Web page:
students-socio-economic-conditions-and-violence-the-case-of-secondary-schools-in-the-state-of-mexico

Covarrubias, Arlette; Caro, Nelly (2017). 'Students socio-economic conditions and violence. The case of secondary schools in the State of Mexico.' Paper presented at the annual conference of the HDCA, Cape Town 2017.


Abstract


Violence between adolescents limits their opportunity to achieve several basic functionings such as:


  • Bodily health: being able to have good health, including reproductive health; to be adequately nourished; to have adequate shelter (Nussbaum 2003).

  • Bodily integrity: being able to move freely from place to place; to be secure against violent assault, including sexual assault and domestic violence; having opportunities for sexual satisfaction and for choice in matters of reproduction (Nussbaum 2003).

  • Senses imagination and thought: being able to use the senses, to imagine, think, and reason and do these things in a “truly human” way informed and cultivated by an adequate education, including by no means limited to, literacy and basic material skills (Nussbaum 2003)  .

  • Emotions: being able to have attachment to things and people outside ourselves; to love, to grieve, to experience longing, gratitude, and justified anger. Not having one’s emotional development blighted for fear and anxiety (Nussbaum 2003).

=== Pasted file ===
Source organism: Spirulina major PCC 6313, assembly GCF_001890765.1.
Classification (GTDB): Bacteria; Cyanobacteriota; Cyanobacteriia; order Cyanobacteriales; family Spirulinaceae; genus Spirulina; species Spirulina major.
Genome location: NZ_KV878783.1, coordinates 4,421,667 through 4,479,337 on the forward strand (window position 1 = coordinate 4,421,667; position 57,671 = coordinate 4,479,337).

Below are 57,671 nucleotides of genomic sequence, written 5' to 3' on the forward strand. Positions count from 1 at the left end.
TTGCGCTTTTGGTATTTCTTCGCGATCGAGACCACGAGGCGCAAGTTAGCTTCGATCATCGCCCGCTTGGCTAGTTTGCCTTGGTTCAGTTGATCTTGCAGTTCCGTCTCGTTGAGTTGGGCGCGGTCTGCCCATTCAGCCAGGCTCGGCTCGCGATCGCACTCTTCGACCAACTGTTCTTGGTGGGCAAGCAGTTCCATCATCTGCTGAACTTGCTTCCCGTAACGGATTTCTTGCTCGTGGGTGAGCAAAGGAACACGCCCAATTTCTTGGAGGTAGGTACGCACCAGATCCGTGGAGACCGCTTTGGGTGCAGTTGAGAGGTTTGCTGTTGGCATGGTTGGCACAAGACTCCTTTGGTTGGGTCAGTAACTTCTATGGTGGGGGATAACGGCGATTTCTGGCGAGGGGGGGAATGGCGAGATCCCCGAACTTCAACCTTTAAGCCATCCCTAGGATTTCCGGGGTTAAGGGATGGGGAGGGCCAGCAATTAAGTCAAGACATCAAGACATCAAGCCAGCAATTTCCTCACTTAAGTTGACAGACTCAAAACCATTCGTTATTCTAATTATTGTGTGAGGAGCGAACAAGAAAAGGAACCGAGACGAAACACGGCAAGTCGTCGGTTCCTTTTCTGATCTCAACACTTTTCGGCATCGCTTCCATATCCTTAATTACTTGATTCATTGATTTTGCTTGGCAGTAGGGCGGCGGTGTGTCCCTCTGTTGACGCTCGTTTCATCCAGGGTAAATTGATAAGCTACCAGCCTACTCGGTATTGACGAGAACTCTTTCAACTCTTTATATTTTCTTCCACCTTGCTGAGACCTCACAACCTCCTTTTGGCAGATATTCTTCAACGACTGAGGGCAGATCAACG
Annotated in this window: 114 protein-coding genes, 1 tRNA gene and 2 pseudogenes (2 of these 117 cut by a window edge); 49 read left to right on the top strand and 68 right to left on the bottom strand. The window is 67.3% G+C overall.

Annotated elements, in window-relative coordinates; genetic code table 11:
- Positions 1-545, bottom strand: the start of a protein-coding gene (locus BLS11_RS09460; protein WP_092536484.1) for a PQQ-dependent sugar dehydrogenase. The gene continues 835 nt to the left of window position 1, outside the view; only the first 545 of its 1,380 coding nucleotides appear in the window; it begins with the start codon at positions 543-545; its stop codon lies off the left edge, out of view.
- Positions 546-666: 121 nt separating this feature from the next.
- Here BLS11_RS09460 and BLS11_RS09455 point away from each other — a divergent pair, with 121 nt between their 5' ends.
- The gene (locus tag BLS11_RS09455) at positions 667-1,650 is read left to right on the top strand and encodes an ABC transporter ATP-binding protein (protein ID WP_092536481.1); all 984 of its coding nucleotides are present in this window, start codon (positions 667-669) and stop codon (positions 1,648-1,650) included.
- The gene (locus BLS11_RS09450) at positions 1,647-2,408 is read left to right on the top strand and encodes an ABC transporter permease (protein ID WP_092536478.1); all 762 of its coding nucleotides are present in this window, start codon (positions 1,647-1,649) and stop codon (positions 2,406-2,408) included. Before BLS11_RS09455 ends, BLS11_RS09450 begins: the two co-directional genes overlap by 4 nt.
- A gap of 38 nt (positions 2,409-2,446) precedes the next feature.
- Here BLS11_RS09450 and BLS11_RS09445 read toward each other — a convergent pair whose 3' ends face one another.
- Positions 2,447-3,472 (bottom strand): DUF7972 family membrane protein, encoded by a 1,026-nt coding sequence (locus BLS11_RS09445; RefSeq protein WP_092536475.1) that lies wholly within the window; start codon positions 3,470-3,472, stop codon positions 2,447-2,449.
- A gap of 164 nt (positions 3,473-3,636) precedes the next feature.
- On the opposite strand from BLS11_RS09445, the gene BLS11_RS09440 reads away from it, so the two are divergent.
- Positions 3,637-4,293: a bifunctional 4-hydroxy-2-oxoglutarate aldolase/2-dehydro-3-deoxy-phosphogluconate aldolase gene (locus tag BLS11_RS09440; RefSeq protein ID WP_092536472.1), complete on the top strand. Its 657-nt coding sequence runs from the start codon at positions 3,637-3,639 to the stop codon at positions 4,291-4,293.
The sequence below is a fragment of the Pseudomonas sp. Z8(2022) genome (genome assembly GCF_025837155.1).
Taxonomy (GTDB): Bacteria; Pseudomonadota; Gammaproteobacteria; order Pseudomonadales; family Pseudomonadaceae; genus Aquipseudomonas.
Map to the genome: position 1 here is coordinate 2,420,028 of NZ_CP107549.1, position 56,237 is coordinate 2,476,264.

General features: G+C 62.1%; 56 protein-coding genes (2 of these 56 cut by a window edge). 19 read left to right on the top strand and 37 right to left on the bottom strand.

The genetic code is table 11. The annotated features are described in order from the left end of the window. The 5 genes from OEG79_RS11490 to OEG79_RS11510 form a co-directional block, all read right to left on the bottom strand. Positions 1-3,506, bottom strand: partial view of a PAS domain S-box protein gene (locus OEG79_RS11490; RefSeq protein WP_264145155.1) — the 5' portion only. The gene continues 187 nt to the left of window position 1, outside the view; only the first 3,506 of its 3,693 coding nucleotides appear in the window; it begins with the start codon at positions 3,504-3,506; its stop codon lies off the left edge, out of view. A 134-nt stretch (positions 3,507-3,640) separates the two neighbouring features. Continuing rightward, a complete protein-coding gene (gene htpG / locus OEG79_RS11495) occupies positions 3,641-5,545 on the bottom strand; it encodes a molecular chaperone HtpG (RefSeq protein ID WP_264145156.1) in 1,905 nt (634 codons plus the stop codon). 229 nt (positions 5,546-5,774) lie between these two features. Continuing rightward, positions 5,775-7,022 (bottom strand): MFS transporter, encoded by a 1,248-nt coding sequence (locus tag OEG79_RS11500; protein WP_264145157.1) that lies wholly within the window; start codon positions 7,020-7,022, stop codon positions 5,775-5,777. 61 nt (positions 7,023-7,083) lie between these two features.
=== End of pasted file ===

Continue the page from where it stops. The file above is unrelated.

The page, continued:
• Social interaction being able to be part of a group, interact with other children (Nussbaum 2003).

  • Play. Being able to laugh, to play, to enjoy recreational activities (Nussbaum 2003).

  • Affiliation. Being able to live with and towards others. Having the social bases of self-respect and non-humiliation (Nussbaum 2003).

Because students are formed in schools, violence in this space will influence not only the well-being they can achieve as adolescents, it will also condition the functonings they will be able to achieve as adults. For this reason, it is fundamental to analyse the factors that influence violence within schools. Statistical studies have found that poverty levels and economic inequality of the municipality where schools are located influence the violence between students in schools (Machado Azeredo 2015). The objective of the paper is to analyse the direct and indirect channels through which socio-economic conditions of students’ households, influence the violence they perpetrate and experience within schools.  However, the direct and indirect means through which these economic factors have this effect on adolescents’ behaviour in schools needs explanation. To achieve this, quantitative and qualitative data of secondary schools in the state of Mexico is used. In 2014, 2015 and 2016, we applied a survey of a representative sample of secondary students in this state of Mexico. In 2015 and 2016, we also gathered information through in-depth interviews of school principals, teachers and students. 


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